Organizations and causes that the hospital and its employees support include CHEF, Junior Auxiliary of Jonesboro, United Way of Northeast Arkansas, CityYouth, Family Crisis Center, Pregnancy Resource Center, Women Can Run, CASA, the Children’s Advocacy Center, March of Dimes, Habitat for Humanity, Alzheimer’s Association, Humane Society of Northeast Arkansas, Reclamation House, Northeast Bicycle Coalition, Foundation of Arts, American Cancer Society, Food Bank of Northeast Arkansas, Arkansas Prostate Foundation, Susan G. Komen and many more. Reed says the hospital also supports many local events and fundraisers that promote healthy lifestyles and raise money for a good cause, including walk/runs, cycling events and golf tournaments.

The hospital’s own NEA Baptist Charitable Foundation, formed 16 years ago by the physicians of NEA Baptist Clinic, also gives back to the community and works to meet unmet needs in the area. The foundation offers five programs that are free of charge including Center for Healthy Children (and teens), ShareHope, HopeCircle, Medicine Assistance and Wellness Works. A sixth program, Good Grief, is set to be launched later this year and will provide individualized grief counseling to those who have experienced the loss of a loved one.

Dr. Kevin Reed of Vetcare
Professional Community Service and Support Award

Dr. Kevin Reed purchased Vetcare in 1986 and will be honored at the 2017 Red Dress Gala with the Professional Community Service and Support Award. In addition to his busy veterinary practice, Reed finds time to give back to the community any way he can.

Reed and his practice have been longtime supporters of Rotary Club events, Family Crisis Center, Red Dress Gala (CHEF), the Alzheimer’s Association and Susan G. Komen. Reed has also served on the board of the Northeast Arkansas Humane Society for 25 years.

“I am the hoop shoot chairman for the Jonesboro Elks Lodge,” he said. “This is a wonderful program that provides a constructive, character-building experience for youth. It provides competition with peers and teaches the importance of developing individual skills.”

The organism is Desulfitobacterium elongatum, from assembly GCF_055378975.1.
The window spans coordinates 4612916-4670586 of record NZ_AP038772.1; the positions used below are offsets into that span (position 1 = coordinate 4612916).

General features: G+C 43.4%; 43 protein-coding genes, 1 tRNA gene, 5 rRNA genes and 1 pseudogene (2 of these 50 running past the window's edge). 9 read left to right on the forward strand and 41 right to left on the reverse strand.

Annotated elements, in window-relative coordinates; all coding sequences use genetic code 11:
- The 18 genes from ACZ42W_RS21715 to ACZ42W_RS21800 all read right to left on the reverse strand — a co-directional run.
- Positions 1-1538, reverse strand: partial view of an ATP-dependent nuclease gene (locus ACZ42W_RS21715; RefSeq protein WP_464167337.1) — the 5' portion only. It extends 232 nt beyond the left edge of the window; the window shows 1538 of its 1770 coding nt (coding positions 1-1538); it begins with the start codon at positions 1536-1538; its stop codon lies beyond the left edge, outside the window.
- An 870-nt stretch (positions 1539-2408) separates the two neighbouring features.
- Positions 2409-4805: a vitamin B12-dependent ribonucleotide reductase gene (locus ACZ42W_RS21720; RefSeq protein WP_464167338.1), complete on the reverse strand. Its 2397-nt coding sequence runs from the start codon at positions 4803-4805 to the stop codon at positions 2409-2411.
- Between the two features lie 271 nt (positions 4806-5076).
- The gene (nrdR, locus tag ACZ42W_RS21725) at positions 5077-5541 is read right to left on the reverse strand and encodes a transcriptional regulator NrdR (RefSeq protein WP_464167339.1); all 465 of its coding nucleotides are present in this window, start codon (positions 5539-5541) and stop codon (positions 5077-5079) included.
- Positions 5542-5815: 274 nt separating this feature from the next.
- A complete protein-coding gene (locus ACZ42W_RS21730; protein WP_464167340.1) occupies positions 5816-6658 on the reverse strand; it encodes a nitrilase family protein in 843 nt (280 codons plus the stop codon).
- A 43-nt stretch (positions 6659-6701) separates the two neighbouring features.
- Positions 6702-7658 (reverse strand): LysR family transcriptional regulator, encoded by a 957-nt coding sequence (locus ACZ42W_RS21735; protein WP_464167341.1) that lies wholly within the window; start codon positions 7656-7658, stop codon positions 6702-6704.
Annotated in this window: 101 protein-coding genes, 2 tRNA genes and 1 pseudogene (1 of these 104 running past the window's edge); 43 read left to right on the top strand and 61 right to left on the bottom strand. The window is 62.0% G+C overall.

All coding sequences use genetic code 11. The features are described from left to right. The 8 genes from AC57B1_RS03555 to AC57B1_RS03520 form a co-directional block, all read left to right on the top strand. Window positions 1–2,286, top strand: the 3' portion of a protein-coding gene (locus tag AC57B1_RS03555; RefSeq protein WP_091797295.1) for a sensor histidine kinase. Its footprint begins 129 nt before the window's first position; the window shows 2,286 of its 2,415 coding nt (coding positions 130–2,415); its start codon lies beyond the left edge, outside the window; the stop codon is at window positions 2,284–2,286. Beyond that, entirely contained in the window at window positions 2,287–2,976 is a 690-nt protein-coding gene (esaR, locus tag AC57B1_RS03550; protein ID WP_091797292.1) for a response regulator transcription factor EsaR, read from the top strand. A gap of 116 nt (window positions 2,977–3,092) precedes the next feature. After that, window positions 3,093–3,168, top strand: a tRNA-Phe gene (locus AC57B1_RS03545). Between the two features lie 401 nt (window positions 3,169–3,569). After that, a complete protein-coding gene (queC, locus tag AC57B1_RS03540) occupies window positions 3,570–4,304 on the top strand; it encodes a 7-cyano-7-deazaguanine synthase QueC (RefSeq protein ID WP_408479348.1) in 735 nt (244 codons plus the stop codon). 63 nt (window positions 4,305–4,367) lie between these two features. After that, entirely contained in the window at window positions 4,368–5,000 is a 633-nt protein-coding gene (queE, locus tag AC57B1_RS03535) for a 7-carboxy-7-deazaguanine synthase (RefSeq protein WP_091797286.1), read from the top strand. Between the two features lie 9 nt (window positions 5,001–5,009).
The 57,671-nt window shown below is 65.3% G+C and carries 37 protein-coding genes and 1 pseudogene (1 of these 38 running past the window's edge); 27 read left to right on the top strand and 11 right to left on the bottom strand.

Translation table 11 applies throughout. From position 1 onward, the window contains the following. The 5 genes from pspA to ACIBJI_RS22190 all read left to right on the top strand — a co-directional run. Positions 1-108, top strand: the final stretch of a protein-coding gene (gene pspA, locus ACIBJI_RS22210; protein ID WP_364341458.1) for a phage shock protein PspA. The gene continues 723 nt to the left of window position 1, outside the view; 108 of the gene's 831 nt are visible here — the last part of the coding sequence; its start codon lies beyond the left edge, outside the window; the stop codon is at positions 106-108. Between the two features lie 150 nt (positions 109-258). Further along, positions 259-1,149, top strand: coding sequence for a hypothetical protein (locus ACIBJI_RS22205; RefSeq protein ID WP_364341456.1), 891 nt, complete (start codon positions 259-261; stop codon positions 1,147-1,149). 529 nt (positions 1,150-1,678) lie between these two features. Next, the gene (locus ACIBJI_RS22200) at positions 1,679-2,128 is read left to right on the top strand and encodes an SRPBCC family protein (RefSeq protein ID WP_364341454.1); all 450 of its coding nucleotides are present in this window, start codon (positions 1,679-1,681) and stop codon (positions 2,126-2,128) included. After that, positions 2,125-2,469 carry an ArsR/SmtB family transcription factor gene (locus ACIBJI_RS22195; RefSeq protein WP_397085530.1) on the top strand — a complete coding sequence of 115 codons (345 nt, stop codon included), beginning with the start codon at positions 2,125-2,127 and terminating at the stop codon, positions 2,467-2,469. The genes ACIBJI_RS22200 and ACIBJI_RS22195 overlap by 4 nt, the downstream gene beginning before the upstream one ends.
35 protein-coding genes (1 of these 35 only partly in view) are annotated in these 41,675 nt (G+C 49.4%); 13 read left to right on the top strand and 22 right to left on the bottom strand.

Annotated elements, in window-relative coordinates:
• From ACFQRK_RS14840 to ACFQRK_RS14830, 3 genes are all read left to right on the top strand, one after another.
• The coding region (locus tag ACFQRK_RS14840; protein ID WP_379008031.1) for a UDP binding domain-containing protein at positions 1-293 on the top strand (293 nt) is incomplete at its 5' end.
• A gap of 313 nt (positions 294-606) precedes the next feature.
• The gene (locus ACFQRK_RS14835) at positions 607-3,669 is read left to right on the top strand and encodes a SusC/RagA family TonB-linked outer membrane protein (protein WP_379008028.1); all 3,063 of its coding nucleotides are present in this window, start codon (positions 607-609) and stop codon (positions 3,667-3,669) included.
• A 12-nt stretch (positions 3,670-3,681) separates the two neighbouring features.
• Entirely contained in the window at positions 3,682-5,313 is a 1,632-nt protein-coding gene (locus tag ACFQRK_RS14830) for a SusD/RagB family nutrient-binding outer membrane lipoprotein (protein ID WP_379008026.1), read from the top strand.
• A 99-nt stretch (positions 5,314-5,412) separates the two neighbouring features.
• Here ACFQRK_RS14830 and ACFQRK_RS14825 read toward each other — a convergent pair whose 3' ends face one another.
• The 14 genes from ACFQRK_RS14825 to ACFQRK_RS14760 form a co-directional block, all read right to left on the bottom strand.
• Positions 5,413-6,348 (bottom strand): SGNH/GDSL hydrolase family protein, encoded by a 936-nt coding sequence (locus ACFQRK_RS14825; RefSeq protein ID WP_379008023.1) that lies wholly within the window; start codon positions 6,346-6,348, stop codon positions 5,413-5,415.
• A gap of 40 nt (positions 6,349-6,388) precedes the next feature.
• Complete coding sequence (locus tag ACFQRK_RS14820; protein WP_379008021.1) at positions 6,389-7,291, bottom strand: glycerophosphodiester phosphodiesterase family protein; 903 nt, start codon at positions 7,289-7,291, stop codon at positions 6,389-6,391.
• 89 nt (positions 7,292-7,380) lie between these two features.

Reed and Vetcare have been longtime supporters of CHEF, as well. He says the foundation does an excellent job of providing health screenings and educational programs throughout the year, all of which can make a profound impact on people’s lives through early diagnosis.

“My philosophy is that (philanthropy) enhances the overall quality of life in the area where I live and work,” said Reed. “… I have always donated items or services to the fundraisers that occur throughout the year. At most of these, Vetcare also purchases a table and attends in support of the function. Many hours and much hard work goes into the planning of these events. I feel that all businesses should consider donating something to their organization of choice.”

Stacey Schratz
Red Dress Ambassador

Longtime Jonesboro resident Stacey Schratz has been a member of CHEF for seven years and will be honored at the 2017 gala as the Red Dress Ambassador.

“Women need to realize that many times with exercise and diet modification, chronic heart disease can be stopped or be far less threatening,” said Schratz, a nurse at Northeast Arkansas Area Agency on Aging. “They need to realize heart disease is many times silent and undetected.”

Schratz has close family members who have been affected by and died from heart disease, so the importance of education and awareness is personal.

“We have to take heart health seriously, or we won’t be able to take care of the other people that are important in our lives,” she said. “… Our volunteers work hard to develop and raise funds for health programs, and we serve as a conduit to bring organizations together to implement the programs and reach many more people this way.”

The Red Dress Ambassador is passionate about CHEF and the real difference it can make in the community, but she says that more volunteers are needed.

“Our CHEF group has several wonderful volunteers working to get the ‘women and heart disease’ message and programs out,” said Schratz. “We need more volunteers to help us triple the production of programs and services that are provided, because heart disease is still the number one killer of women.”